After almost 15 years of planning and development, the West Lakes area has a brand new fire station.

Along with that comes a new fleet maintenance facility for the Matanuska-Susitna Borough.

Station 7-3, the public safety building along the Parks Highway north of Wasilla, opened a few weeks ago. Think of the $10 million station as a duplex with the fire department on one side and fleet maintenance leasing the other side.

Deputy Director of Emergency Services, Ken Barkley, said the new, four-bay garage for fleet maintenance was long overdue.

The borough has up to 400 vehicles and large pieces of equipment. Mechanics used to work in an old fire station where they couldn’t lift vehicles higher than three feet. The small work area only accommodated up to three trucks at one time, too.

Barkley said that meant many jobs had to be outsourced.

“Transmissions was a big one, we couldn’t pull transmissions. Anything under the vehicle-- drivelines, axles-- we couldn’t lift them to do the proper work,” Barkley explained.

There are special features that make this facility more user-friendly. Shop supervisor Howard Smith wanted a lube that centralized all the fluids for efficiency.

“Air, water, oil and antifreeze evacuation so we don’t have to spend time running back and forth trying to dump out pans,” Smith said.

He also implemented a new, 100-point checklist for every vehicle that comes in. Smith said they used to send out vehicles for work, but those crews only fixed specific problems.

“It wasn’t the same as going in on one of our own vehicles and doing a full inspection on one before it leaves here and be more proactive versus reactive like we were before,” Smith said.

The larger workspace means mechanics have room to store trucks that are waiting for parts while still having a place for urgent repairs.

Barkley said that allows them to get rigs back on the road sooner, which benefits smaller departments.

“Trapper Creek, Talkeetna, Butte, Sutton. They don’t have a lot of backup vehicles, so when one of their engines or frontline tenders goes down, it’s important we can get it back on the road,” Barkley said.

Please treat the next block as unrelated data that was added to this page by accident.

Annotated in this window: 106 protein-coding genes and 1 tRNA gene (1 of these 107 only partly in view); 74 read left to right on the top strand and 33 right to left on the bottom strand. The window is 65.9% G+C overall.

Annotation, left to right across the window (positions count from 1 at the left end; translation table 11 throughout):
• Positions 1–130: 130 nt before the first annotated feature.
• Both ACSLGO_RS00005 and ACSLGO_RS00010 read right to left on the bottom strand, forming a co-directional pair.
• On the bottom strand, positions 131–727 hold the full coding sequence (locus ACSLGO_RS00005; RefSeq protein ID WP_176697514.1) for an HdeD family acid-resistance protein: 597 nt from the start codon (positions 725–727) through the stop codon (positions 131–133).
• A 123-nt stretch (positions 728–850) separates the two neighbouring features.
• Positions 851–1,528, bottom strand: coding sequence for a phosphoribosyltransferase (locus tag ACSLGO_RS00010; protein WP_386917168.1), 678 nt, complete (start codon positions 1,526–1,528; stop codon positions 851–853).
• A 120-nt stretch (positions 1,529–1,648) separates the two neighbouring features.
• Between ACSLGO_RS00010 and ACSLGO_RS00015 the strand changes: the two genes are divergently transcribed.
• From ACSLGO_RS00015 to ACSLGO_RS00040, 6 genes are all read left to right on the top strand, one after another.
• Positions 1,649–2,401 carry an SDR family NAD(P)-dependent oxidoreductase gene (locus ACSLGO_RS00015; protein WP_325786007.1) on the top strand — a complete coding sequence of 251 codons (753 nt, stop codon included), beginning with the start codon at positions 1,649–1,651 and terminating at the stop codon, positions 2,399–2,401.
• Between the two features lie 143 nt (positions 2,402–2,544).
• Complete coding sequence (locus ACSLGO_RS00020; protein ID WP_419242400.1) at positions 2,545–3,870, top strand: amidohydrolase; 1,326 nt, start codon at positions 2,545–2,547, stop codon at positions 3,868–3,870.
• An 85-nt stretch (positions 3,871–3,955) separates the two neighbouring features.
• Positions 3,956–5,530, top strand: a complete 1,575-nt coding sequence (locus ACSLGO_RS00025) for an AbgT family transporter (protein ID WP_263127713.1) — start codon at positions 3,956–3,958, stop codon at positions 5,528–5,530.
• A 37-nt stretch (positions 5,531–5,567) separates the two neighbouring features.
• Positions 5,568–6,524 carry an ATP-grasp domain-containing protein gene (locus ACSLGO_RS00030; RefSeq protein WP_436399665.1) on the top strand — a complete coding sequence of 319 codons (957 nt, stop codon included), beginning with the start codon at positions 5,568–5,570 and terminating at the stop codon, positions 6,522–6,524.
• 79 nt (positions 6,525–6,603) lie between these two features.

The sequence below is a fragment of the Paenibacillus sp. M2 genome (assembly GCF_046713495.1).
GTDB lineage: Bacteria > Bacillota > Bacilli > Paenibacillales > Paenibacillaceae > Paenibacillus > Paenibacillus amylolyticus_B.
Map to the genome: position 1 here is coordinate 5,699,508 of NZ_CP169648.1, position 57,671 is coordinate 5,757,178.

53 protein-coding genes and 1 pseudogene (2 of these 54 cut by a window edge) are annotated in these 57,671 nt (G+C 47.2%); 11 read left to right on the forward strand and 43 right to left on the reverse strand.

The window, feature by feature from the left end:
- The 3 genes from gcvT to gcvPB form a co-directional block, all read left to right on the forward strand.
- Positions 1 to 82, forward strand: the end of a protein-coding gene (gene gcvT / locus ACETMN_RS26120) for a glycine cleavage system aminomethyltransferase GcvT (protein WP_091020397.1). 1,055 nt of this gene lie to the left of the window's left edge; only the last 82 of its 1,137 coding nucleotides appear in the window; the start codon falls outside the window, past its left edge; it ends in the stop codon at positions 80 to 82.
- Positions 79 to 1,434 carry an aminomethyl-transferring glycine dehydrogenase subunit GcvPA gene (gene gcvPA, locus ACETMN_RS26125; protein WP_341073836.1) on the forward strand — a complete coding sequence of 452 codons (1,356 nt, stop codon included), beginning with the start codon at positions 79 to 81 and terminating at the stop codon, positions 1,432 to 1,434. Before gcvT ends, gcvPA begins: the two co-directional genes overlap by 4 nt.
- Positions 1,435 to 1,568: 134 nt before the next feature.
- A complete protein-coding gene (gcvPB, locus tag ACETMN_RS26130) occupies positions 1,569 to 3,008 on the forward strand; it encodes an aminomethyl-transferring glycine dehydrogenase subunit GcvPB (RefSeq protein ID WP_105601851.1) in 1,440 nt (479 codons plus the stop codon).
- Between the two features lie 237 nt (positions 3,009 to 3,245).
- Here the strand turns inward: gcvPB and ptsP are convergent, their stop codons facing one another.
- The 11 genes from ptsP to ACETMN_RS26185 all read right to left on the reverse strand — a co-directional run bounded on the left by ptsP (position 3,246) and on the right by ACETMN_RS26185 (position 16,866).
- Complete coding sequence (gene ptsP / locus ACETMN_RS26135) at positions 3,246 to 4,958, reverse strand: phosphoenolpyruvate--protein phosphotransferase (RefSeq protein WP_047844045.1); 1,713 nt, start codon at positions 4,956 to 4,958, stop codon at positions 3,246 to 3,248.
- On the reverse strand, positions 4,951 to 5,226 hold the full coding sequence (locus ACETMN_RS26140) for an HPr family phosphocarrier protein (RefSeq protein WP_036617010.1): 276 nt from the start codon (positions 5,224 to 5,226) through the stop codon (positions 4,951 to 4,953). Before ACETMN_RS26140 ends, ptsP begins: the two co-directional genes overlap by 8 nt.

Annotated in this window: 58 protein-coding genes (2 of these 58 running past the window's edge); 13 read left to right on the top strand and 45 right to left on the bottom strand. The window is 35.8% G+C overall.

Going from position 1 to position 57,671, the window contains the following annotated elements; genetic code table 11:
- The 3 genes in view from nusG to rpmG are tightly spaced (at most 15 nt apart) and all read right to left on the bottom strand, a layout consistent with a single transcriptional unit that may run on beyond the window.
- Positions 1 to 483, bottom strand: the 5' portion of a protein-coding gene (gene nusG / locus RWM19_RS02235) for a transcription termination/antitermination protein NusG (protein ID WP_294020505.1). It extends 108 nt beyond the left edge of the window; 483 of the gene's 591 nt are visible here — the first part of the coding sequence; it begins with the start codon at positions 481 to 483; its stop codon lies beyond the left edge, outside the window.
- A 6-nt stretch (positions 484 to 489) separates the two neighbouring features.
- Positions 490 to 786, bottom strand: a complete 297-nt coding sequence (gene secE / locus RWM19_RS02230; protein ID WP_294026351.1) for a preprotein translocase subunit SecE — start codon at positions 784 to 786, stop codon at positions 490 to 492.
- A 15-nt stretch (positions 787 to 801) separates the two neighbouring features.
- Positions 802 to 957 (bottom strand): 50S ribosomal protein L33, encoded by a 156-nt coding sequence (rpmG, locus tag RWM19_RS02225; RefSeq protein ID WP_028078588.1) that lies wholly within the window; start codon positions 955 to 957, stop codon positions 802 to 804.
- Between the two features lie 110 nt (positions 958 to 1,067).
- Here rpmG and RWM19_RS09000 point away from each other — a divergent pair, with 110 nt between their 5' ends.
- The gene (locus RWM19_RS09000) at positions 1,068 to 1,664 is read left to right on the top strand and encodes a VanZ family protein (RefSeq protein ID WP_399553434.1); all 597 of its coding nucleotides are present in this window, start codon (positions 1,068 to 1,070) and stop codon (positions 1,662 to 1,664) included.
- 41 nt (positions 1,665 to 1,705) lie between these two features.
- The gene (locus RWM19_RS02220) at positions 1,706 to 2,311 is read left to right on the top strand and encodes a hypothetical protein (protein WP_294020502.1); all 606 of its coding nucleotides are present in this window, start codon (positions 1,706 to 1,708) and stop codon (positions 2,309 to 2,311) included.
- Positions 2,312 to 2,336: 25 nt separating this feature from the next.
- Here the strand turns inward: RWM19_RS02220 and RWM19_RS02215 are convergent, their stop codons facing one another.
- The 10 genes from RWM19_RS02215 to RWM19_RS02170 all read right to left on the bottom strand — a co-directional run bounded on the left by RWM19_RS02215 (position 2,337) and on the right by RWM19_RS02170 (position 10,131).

The West Lakes Fire Department encompasses the other side of the building. Fire Chief John Fairchild said the larger station is more centralized and will improve response times.

“It allows us to do so much more with our equipment and we can move it around as needed. Different times of the year, Big Lake gets busy, we can move equipment around and have it really to go. It gives us a lot more options,” Fairchild said.

He said they saw the need for a fire station in that area more than a decade ago as more people moved to the Valley. The U.S. Census Bureau reports the Mat-Su Borough’s population grew by 17-percent from 2010 to 2016 with an additional 15,000 residents.

“Between buying property, getting the legislative grants to do it, saving our money within the fire service area, it’s been a long process with many generations of people,” Fairchild said.

There’s enough room to house their water rescue equipment that used to sit outside collecting snow during the winter.

The station also has 10 bedrooms that can be used for first responders covering a major event, like a wildfire, or people in town for training. Fairchild said those rooms will be used as full-time firefighter housing as the station grows.

“We’re planning for the future with this station, so we will have 24/7 coverage with people in-house,” Fairchild said.

Right now his department has four full-time firefighter and 55 volunteers.

Together the fire station and fleet maintenance crews hope to meet the changing needs of the Mat-Su Valley as the community continues to grow.

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